More than my past

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A new campaign is tackling stigma head on, says Asi Panditharatna. Read the full article in DDN Magazine

Asi Panditharatna Forward trust
Asi Panditharatna is divisional director of employment services at Forward Trust

‘We believe everyone has the ability to turn
their life around, if given the chance.’

More Than My Past is a national campaign, launched by The Forward Trust, to challenge the stigma that prevents people with difficult pasts reaching their full potential. It shows that ex-offenders and people in recovery from addiction not only want to change and succeed – they can and do.

The campaign website and social media share stories of people from all walks of life who have successfully confronted their problems and moved on to prosper in their personal and professional lives. Through sharing personal accounts of overcoming addiction and offending, they are calling on the government, employers and general public to share a belief in people’s capacity for recovery and rehabilitation. They want us to celebrate their stories of achievement over adversity while taking action to support this agenda.

Forward are also supported in the campaign by a number of employers who believe in giving people another chance as a potential new pool of talent in these challenging times.

A hidden workforce

The campaign aims to demonstrate to employers that individuals who have successfully recovered from addiction or who are rehabilitated ex-offenders are a worthy investment, if given the opportunity to prove themselves. Among the key facts it has highlighted:

• Ex-offenders and people in recovery are the two groups that organisations are least likely to employ; one in four people in recovery have been turned down for jobs three times or more when disclosing their past (Bridging the gaps, The Forward Trust, 2017).

• Seventy-five per cent of prisoners have no job on release even though having a job is the single biggest factor in reducing re-offending; 15 per cent of prisoners have never worked legally, and 47 per cent of prisoners have no qualifications.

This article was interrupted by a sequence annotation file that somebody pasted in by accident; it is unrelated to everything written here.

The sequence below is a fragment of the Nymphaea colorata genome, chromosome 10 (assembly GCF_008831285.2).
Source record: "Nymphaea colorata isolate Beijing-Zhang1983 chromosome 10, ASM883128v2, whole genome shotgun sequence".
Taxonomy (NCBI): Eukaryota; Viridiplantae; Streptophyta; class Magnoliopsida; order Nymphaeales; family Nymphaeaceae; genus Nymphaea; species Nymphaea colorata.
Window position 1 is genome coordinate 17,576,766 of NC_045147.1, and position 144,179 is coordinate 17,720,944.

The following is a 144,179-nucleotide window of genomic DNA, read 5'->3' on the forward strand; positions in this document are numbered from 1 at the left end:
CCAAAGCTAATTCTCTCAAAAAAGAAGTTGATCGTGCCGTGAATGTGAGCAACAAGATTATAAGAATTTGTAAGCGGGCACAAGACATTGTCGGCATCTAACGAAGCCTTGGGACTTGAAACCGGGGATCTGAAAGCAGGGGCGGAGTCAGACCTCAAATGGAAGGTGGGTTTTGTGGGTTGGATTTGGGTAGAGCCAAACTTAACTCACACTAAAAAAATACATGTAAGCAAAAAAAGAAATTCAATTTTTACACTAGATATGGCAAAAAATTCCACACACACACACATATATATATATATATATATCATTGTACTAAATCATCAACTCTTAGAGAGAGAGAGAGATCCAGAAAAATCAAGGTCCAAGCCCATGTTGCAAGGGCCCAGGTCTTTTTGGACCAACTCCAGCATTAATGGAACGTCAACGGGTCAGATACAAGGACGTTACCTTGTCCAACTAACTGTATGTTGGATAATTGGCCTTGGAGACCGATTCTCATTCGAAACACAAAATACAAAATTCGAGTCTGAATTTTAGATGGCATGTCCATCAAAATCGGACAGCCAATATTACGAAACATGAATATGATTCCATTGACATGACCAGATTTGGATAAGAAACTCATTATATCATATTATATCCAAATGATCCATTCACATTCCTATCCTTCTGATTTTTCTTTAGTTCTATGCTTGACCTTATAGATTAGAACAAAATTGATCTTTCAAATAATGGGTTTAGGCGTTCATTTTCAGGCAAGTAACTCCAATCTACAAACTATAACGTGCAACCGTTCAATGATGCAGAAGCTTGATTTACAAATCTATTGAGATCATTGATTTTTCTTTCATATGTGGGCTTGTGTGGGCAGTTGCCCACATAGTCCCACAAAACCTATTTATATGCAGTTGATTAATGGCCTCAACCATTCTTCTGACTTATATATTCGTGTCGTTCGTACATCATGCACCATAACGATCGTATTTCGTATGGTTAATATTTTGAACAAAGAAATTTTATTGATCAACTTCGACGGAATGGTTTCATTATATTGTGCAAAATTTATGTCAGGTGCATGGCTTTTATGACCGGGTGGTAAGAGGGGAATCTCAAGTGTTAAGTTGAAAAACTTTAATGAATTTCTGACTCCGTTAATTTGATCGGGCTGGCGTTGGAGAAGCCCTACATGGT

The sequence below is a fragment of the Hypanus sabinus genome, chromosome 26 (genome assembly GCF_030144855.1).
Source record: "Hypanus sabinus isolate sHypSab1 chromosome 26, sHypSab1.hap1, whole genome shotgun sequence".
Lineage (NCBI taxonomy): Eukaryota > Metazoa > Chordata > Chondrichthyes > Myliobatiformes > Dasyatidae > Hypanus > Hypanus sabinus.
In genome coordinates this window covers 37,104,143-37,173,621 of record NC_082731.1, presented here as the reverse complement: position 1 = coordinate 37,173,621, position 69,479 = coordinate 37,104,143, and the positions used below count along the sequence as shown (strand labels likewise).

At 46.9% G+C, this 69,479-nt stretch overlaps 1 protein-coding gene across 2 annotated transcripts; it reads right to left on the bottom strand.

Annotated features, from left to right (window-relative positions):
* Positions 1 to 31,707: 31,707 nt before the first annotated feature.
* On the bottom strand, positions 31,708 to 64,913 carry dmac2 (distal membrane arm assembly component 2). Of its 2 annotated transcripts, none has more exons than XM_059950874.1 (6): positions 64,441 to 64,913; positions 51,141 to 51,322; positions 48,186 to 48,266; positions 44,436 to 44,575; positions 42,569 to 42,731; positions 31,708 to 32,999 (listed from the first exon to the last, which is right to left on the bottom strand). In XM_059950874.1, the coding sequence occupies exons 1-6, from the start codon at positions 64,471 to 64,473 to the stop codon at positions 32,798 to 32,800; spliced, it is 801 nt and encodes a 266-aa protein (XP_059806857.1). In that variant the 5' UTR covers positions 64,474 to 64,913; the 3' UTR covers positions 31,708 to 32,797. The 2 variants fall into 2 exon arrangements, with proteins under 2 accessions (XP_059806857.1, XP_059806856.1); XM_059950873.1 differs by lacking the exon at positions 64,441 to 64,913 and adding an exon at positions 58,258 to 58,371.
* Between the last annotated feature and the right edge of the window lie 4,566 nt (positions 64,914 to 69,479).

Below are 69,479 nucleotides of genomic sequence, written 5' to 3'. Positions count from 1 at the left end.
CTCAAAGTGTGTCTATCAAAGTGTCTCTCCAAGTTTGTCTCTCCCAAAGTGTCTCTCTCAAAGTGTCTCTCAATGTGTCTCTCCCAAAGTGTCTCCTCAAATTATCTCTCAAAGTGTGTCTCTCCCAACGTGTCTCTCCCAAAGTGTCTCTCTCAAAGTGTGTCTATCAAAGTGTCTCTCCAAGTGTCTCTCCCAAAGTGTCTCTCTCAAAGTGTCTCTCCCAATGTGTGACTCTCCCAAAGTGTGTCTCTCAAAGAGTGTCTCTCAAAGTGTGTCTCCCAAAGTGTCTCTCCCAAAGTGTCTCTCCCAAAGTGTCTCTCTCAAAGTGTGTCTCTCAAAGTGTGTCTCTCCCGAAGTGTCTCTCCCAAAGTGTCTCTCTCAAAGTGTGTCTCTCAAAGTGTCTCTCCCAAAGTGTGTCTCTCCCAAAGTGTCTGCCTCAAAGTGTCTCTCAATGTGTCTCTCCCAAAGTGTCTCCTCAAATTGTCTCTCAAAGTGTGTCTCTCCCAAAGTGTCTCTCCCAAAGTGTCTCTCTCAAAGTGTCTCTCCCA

• Those in recovery from addiction who are employed are 22 per cent more likely to be abstinent than those who are not, and having a job more than doubles the length of abstinence.

Meanwhile, with Brexit looming, evidence shows that employers may need to seek out new pools of talent to be able to meet their requirements. According to the Chartered Institute of Personnel and Development (CIPD), 70 per cent of employers with vacancies said that at least some of those were proving hard to fill in autumn 2018, compared to 51 per cent in spring 2017.

Some employers are already embracing the opportunity to work with this group of people, and know how rewarding it can be for both the business and the individuals. Catering company and food retailer Cook, leading retail service provider Timpson and transport social enterprise HCT Group are among those backing this new campaign.

‘HCT Group believes that someone’s history shouldn’t define them,’ said Dai Powell, HCT Group’s chief executive. ‘We’re proud to support the More Than My Past campaign as we believe in the potential of people whose past may not have been perfect. So many individuals still face too many barriers to employment due to a criminal past. But if they are given a chance they can – and do – turn their lives around to become valuable members of society.’

 

See the transformational change that ex-offenders and people in recovery can achieve at www.morethanmypast.org.uk and by joining the conversation on social media:

Facebook: MTMPStories
Twitter: @morethanmypast
Instagram: morethanmypast_stories

Share our belief!

Forward has been supporting people with criminal backgrounds or drug and alcohol problems to turn their lives around for over 25 years,’ says Forward Trust CEO Mike Trace. We know that if we show a belief in their ability to make a positive change, and give them the opportunity to prove themselves, they can do amazing things.